This post was inspired by Fandango’s one-word challenge (#FOWC), the word for today being “Basic”.

If The Staff Saw My True Nature…: Reflections on Not Belonging

Yesterday, I was in yet another crisis. I was majorly triggered when a staff told me at the dinner table to calm down or go to my room because she had other clients to attend to as well. This triggered both my fight and flight responses. I was completely convinced that this one remark proved that, if staff truly know me, they’ll abandon me. After all, if they truly knew my nature, they’d know I needed more support than they can offer. I was and still am intensely ashamed of this nature of mine, but for whatever reason, I cannot seem to change it.

I cannot stop this part of mine who thinks she needs almost literally one-on-one support all day. It isn’t even a sense of entitlement, since I don’t feel that I’m somehow deserving of more attention than the other clients. Or maybe at the core I do believe this. I’m not sure. My parents would say I do believe I’m somehow entitled to endless attention.

At one point, I lashed out at the staff member. This led to further intense shame. I was convinced that, in that moment, the staff had seen my true nature and that she was going to make sure I’d be kicked out.

For whatever reason, she didn’t. She did, I assume, write an incident report. Other than that, I must say she was incredibly nice all evening.

And yet all day I was convinced that, if the staff nor the manager were going to kick me out, they must not have seen how wicked I really am. I do know that, in truth, this was one of my worst outbursts of aggression ever. I’ve done more harmful things, but those were harmful only to myself.

The manager came to talk to me late in the afternoon. She reassured me that I won’t be kicked out. I tried to tell her that, despite my desire to be good, I feel I might need more support than my current home can provide. I wasn’t trying to elicit her pity or convince her to apply for more funding for me, but I was trying to make it clear that I may be more of a burden than she can handle. I don’t want to feel attached to the staff and the home and even some of the other clients only to be told in a month or two that after all I’m too much of a handful. The manager sort of reassured me.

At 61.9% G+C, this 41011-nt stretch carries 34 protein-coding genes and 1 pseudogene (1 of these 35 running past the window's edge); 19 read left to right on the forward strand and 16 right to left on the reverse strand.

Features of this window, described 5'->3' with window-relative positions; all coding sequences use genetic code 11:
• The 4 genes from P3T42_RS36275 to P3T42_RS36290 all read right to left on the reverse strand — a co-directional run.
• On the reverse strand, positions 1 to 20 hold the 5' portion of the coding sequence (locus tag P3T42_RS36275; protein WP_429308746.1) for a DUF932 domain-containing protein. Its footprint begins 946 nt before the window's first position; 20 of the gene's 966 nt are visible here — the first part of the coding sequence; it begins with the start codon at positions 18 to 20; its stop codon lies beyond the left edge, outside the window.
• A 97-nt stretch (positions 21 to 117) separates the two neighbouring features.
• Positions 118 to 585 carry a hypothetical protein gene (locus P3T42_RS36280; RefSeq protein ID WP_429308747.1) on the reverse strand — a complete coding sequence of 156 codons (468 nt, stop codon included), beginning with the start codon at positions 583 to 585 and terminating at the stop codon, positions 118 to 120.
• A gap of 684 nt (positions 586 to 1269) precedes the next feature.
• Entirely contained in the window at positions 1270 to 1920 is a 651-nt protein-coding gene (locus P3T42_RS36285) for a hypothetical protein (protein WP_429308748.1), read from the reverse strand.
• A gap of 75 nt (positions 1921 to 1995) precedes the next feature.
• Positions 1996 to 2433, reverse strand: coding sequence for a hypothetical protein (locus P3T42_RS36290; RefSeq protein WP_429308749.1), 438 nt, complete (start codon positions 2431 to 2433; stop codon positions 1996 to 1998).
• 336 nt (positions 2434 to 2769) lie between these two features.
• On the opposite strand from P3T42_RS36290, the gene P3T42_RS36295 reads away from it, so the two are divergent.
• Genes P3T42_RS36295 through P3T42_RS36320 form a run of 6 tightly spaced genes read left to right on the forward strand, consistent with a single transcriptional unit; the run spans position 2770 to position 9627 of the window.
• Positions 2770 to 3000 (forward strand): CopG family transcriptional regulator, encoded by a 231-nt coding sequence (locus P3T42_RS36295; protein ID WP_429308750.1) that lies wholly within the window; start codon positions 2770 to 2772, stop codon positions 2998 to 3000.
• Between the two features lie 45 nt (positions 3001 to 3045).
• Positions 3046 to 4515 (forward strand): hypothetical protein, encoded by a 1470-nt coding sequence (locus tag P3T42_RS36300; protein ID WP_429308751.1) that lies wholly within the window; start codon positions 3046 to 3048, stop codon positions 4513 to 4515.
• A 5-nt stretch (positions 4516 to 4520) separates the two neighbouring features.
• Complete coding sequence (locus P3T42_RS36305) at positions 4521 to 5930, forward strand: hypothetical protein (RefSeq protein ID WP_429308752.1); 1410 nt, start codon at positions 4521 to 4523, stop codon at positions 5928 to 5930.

And yet, when she was gone, I went online and looked at other places I might be able to move to. Not because I really want to move, but because that’s what I’m used to. I’m used to not being wanted anywhere. And it’s tempting to believe that, with how often I end up in crisis here, I don’t really want to live here myself. Ugh, I don’t know how to answer that question.

We’re In Pain

So we’ve had a mouth ulcer for some days now and as of today, it really hurts. Our staff called the GP, since we can’t go to the dentist now due to our facility’s COVID-19 restrictions and also since they already knew it was a mouth ulcer. The medical assistant couldn’t decide what to do right away so she talked to the doctor herself. Our staff called back some time later. At first, the doctor said to just take paracetamol, but our staff nagged a bit, so now we’ll get some lidocaine gel. This will probably arrive tomorrow.